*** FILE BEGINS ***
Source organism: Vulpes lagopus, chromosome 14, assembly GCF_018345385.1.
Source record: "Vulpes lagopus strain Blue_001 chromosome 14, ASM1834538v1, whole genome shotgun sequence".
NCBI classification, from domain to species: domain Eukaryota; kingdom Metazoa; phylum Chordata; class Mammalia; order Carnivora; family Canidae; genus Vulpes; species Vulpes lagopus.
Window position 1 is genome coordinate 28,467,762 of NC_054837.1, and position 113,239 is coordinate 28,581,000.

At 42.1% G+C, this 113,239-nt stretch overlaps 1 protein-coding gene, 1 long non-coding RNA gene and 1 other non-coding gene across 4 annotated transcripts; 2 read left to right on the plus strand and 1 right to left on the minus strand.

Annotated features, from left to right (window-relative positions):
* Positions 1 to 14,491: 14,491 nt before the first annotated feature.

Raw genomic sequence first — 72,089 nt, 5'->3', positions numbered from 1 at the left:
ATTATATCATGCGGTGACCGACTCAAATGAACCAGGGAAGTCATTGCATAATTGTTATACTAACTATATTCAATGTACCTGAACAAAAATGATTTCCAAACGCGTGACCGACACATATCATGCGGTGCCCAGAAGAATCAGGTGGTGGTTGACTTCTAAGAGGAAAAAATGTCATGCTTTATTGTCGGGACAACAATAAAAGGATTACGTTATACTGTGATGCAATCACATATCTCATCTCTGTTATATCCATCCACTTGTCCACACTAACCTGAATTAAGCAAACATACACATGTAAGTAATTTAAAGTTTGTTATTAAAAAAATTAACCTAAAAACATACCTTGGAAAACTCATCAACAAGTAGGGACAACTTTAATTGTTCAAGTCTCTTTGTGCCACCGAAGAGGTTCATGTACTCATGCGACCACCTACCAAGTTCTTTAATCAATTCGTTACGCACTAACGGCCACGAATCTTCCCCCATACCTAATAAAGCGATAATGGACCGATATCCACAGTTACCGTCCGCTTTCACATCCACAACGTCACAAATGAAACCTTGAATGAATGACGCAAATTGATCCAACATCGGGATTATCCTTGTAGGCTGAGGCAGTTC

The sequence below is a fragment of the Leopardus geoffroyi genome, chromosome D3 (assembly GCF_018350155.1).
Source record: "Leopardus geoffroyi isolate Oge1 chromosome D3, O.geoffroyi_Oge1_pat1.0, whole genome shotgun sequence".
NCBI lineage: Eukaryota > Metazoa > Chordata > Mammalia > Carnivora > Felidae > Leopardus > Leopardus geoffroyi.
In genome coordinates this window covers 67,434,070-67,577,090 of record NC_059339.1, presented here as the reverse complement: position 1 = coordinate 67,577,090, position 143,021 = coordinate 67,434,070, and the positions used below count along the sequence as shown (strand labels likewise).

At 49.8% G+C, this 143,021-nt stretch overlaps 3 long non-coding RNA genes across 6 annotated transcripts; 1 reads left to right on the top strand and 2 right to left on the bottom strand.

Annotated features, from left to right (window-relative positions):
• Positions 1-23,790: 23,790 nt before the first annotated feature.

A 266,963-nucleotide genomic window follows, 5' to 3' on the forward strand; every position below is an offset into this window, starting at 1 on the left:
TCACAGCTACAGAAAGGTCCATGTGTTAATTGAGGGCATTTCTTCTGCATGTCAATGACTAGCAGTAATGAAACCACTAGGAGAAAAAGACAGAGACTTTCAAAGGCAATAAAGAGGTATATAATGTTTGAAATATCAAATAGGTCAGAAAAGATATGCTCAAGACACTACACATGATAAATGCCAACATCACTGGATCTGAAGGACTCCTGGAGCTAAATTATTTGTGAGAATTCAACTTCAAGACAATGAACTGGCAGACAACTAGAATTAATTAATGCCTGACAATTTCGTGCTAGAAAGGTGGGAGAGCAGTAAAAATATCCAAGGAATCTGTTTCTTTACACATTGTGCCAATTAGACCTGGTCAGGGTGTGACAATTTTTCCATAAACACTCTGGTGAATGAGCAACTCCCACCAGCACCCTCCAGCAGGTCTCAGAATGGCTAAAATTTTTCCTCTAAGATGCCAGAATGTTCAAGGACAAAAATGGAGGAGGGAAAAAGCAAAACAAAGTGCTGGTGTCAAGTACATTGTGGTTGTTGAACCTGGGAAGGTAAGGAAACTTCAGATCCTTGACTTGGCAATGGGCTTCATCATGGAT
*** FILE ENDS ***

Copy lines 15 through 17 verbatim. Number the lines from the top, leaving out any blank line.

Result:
Annotated features, from left to right (window-relative positions):
• Positions 1-23,790: 23,790 nt before the first annotated feature.

A 266,963-nucleotide genomic window follows, 5' to 3' on the forward strand; every position below is an offset into this window, starting at 1 on the left: